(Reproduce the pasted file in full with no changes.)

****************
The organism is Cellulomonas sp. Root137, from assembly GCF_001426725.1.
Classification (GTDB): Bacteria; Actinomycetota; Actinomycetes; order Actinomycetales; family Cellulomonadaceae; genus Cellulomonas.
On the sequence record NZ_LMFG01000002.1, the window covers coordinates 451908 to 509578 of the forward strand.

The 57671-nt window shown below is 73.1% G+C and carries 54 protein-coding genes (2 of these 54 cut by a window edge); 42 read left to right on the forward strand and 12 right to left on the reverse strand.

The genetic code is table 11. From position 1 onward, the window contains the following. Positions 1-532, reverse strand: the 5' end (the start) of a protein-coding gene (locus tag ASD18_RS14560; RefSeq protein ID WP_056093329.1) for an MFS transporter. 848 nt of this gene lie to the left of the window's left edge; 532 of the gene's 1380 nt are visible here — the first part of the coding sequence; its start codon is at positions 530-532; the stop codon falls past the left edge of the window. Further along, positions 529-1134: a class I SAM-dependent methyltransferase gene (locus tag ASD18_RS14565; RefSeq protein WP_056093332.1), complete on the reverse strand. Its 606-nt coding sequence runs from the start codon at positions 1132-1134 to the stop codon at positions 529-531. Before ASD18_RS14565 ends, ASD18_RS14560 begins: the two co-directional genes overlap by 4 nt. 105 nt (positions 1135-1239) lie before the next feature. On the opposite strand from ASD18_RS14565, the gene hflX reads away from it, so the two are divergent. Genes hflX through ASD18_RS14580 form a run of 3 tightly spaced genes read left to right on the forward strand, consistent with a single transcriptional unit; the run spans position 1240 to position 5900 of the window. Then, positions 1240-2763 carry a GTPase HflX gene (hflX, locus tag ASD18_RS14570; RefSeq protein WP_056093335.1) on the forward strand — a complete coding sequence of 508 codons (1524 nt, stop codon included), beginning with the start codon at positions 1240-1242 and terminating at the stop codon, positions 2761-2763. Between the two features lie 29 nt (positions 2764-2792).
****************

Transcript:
The organism is Cellulomonas sp. Root137, from assembly GCF_001426725.1.
Classification (GTDB): Bacteria; Actinomycetota; Actinomycetes; order Actinomycetales; family Cellulomonadaceae; genus Cellulomonas.
On the sequence record NZ_LMFG01000002.1, the window covers coordinates 451908 to 509578 of the forward strand.

The 57671-nt window shown below is 73.1% G+C and carries 54 protein-coding genes (2 of these 54 cut by a window edge); 42 read left to right on the forward strand and 12 right to left on the reverse strand.

The genetic code is table 11. From position 1 onward, the window contains the following. Positions 1-532, reverse strand: the 5' end (the start) of a protein-coding gene (locus tag ASD18_RS14560; RefSeq protein ID WP_056093329.1) for an MFS transporter. 848 nt of this gene lie to the left of the window's left edge; 532 of the gene's 1380 nt are visible here — the first part of the coding sequence; its start codon is at positions 530-532; the stop codon falls past the left edge of the window. Further along, positions 529-1134: a class I SAM-dependent methyltransferase gene (locus tag ASD18_RS14565; RefSeq protein WP_056093332.1), complete on the reverse strand. Its 606-nt coding sequence runs from the start codon at positions 1132-1134 to the stop codon at positions 529-531. Before ASD18_RS14565 ends, ASD18_RS14560 begins: the two co-directional genes overlap by 4 nt. 105 nt (positions 1135-1239) lie before the next feature. On the opposite strand from ASD18_RS14565, the gene hflX reads away from it, so the two are divergent. Genes hflX through ASD18_RS14580 form a run of 3 tightly spaced genes read left to right on the forward strand, consistent with a single transcriptional unit; the run spans position 1240 to position 5900 of the window. Then, positions 1240-2763 carry a GTPase HflX gene (hflX, locus tag ASD18_RS14570; RefSeq protein WP_056093335.1) on the forward strand — a complete coding sequence of 508 codons (1524 nt, stop codon included), beginning with the start codon at positions 1240-1242 and terminating at the stop codon, positions 2761-2763. Between the two features lie 29 nt (positions 2764-2792).